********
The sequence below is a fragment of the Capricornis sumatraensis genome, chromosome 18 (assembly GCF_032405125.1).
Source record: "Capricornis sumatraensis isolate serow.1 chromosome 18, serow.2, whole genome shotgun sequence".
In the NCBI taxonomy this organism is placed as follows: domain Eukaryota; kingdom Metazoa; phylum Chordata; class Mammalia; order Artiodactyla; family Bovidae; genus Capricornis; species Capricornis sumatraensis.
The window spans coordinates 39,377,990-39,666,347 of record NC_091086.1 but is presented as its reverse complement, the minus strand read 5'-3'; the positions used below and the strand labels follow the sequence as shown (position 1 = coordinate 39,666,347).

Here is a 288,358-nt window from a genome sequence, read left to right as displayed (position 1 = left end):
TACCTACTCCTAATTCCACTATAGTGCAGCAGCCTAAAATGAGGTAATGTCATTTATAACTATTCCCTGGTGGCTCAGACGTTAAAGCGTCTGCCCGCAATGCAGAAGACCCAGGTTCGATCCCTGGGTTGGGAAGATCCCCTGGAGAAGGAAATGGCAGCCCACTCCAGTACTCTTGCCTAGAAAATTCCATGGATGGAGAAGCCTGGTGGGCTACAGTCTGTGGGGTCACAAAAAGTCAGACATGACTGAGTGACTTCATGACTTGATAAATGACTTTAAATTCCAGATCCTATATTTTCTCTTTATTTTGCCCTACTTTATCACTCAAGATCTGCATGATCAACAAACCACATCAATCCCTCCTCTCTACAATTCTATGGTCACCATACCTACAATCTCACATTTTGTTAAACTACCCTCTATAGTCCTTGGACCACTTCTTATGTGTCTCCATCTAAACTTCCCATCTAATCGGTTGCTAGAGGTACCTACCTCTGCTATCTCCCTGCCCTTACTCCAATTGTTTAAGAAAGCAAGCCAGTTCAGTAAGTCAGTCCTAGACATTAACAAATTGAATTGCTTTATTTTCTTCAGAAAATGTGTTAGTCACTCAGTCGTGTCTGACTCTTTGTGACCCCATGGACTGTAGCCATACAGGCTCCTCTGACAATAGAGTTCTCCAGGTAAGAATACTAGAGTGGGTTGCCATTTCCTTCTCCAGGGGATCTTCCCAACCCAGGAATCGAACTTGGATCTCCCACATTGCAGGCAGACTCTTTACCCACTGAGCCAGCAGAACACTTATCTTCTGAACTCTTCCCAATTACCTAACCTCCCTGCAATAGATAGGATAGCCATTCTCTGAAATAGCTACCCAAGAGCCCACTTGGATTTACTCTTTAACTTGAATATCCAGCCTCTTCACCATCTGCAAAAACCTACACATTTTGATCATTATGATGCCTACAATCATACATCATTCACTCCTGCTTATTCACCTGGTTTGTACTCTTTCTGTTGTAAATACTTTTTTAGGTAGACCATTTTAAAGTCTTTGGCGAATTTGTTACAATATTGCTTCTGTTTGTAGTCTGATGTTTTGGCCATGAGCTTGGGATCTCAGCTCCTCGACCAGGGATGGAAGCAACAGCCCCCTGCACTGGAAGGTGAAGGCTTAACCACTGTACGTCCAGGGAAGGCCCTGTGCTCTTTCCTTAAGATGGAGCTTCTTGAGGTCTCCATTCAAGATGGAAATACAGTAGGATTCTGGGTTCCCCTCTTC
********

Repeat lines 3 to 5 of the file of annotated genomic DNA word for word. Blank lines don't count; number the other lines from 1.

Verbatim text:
In the NCBI taxonomy this organism is placed as follows: domain Eukaryota; kingdom Metazoa; phylum Chordata; class Mammalia; order Artiodactyla; family Bovidae; genus Capricornis; species Capricornis sumatraensis.
The window spans coordinates 39,377,990-39,666,347 of record NC_091086.1 but is presented as its reverse complement, the minus strand read 5'-3'; the positions used below and the strand labels follow the sequence as shown (position 1 = coordinate 39,666,347).

Here is a 288,358-nt window from a genome sequence, read left to right as displayed (position 1 = left end):